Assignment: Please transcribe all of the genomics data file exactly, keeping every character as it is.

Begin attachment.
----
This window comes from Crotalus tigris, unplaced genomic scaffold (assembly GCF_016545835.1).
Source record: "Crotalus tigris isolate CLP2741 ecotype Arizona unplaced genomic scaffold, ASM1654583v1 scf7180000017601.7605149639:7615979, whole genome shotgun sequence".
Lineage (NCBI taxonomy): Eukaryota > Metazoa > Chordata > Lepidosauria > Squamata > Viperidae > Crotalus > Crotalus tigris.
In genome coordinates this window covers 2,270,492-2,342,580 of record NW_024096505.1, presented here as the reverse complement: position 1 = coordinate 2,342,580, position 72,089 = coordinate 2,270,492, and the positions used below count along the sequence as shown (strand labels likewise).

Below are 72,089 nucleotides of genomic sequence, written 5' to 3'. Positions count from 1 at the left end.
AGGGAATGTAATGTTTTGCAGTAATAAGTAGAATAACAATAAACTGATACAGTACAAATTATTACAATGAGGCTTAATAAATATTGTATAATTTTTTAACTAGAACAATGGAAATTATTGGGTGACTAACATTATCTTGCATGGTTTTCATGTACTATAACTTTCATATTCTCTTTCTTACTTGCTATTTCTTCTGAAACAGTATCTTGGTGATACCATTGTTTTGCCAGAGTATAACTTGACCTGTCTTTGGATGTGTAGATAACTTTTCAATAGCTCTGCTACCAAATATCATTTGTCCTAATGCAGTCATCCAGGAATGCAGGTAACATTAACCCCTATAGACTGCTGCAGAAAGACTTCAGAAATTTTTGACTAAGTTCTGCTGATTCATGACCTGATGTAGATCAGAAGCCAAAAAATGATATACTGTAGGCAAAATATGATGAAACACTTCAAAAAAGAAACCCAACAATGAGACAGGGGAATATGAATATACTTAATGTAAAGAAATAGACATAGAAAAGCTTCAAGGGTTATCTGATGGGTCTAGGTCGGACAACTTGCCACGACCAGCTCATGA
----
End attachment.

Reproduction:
This window comes from Crotalus tigris, unplaced genomic scaffold (assembly GCF_016545835.1).
Source record: "Crotalus tigris isolate CLP2741 ecotype Arizona unplaced genomic scaffold, ASM1654583v1 scf7180000017601.7605149639:7615979, whole genome shotgun sequence".
Lineage (NCBI taxonomy): Eukaryota > Metazoa > Chordata > Lepidosauria > Squamata > Viperidae > Crotalus > Crotalus tigris.
In genome coordinates this window covers 2,270,492-2,342,580 of record NW_024096505.1, presented here as the reverse complement: position 1 = coordinate 2,342,580, position 72,089 = coordinate 2,270,492, and the positions used below count along the sequence as shown (strand labels likewise).

Below are 72,089 nucleotides of genomic sequence, written 5' to 3'. Positions count from 1 at the left end.
AGGGAATGTAATGTTTTGCAGTAATAAGTAGAATAACAATAAACTGATACAGTACAAATTATTACAATGAGGCTTAATAAATATTGTATAATTTTTTAACTAGAACAATGGAAATTATTGGGTGACTAACATTATCTTGCATGGTTTTCATGTACTATAACTTTCATATTCTCTTTCTTACTTGCTATTTCTTCTGAAACAGTATCTTGGTGATACCATTGTTTTGCCAGAGTATAACTTGACCTGTCTTTGGATGTGTAGATAACTTTTCAATAGCTCTGCTACCAAATATCATTTGTCCTAATGCAGTCATCCAGGAATGCAGGTAACATTAACCCCTATAGACTGCTGCAGAAAGACTTCAGAAATTTTTGACTAAGTTCTGCTGATTCATGACCTGATGTAGATCAGAAGCCAAAAAATGATATACTGTAGGCAAAATATGATGAAACACTTCAAAAAAGAAACCCAACAATGAGACAGGGGAATATGAATATACTTAATGTAAAGAAATAGACATAGAAAAGCTTCAAGGGTTATCTGATGGGTCTAGGTCGGACAACTTGCCACGACCAGCTCATGA